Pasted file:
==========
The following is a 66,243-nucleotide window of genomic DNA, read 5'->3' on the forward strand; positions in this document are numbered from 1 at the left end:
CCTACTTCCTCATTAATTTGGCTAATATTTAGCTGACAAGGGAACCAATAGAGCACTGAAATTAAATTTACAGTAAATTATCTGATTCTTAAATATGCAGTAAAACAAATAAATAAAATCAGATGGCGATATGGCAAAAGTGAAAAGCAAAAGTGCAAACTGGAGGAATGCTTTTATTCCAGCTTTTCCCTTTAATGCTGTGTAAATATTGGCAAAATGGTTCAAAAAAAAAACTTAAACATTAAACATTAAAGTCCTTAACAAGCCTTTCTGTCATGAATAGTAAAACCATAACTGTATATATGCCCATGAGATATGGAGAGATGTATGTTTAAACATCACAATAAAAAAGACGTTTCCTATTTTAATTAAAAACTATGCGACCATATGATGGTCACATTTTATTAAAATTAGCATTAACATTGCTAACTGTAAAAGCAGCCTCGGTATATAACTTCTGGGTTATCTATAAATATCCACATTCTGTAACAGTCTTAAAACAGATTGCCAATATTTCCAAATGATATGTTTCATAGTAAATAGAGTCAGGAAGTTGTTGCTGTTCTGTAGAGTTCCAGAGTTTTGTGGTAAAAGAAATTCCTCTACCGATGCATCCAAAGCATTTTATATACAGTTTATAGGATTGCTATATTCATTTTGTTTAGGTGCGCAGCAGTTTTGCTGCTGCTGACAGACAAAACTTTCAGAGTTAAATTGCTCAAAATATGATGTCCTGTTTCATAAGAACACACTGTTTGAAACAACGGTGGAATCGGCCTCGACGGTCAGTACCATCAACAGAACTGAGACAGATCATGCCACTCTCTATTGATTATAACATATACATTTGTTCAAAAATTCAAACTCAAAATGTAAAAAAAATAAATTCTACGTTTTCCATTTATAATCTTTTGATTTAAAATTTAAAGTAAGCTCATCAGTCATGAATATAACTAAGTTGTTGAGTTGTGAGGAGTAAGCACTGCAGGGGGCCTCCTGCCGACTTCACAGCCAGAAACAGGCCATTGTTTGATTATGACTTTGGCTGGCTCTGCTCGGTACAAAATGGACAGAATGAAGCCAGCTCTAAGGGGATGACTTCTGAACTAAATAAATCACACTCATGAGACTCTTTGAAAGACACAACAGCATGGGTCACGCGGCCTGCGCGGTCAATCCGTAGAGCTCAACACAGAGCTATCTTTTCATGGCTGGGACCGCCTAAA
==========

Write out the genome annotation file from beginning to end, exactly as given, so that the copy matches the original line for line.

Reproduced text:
The following is a 66,243-nucleotide window of genomic DNA, read 5'->3' on the forward strand; positions in this document are numbered from 1 at the left end:
CCTACTTCCTCATTAATTTGGCTAATATTTAGCTGACAAGGGAACCAATAGAGCACTGAAATTAAATTTACAGTAAATTATCTGATTCTTAAATATGCAGTAAAACAAATAAATAAAATCAGATGGCGATATGGCAAAAGTGAAAAGCAAAAGTGCAAACTGGAGGAATGCTTTTATTCCAGCTTTTCCCTTTAATGCTGTGTAAATATTGGCAAAATGGTTCAAAAAAAAAACTTAAACATTAAACATTAAAGTCCTTAACAAGCCTTTCTGTCATGAATAGTAAAACCATAACTGTATATATGCCCATGAGATATGGAGAGATGTATGTTTAAACATCACAATAAAAAAGACGTTTCCTATTTTAATTAAAAACTATGCGACCATATGATGGTCACATTTTATTAAAATTAGCATTAACATTGCTAACTGTAAAAGCAGCCTCGGTATATAACTTCTGGGTTATCTATAAATATCCACATTCTGTAACAGTCTTAAAACAGATTGCCAATATTTCCAAATGATATGTTTCATAGTAAATAGAGTCAGGAAGTTGTTGCTGTTCTGTAGAGTTCCAGAGTTTTGTGGTAAAAGAAATTCCTCTACCGATGCATCCAAAGCATTTTATATACAGTTTATAGGATTGCTATATTCATTTTGTTTAGGTGCGCAGCAGTTTTGCTGCTGCTGACAGACAAAACTTTCAGAGTTAAATTGCTCAAAATATGATGTCCTGTTTCATAAGAACACACTGTTTGAAACAACGGTGGAATCGGCCTCGACGGTCAGTACCATCAACAGAACTGAGACAGATCATGCCACTCTCTATTGATTATAACATATACATTTGTTCAAAAATTCAAACTCAAAATGTAAAAAAAATAAATTCTACGTTTTCCATTTATAATCTTTTGATTTAAAATTTAAAGTAAGCTCATCAGTCATGAATATAACTAAGTTGTTGAGTTGTGAGGAGTAAGCACTGCAGGGGGCCTCCTGCCGACTTCACAGCCAGAAACAGGCCATTGTTTGATTATGACTTTGGCTGGCTCTGCTCGGTACAAAATGGACAGAATGAAGCCAGCTCTAAGGGGATGACTTCTGAACTAAATAAATCACACTCATGAGACTCTTTGAAAGACACAACAGCATGGGTCACGCGGCCTGCGCGGTCAATCCGTAGAGCTCAACACAGAGCTATCTTTTCATGGCTGGGACCGCCTAAA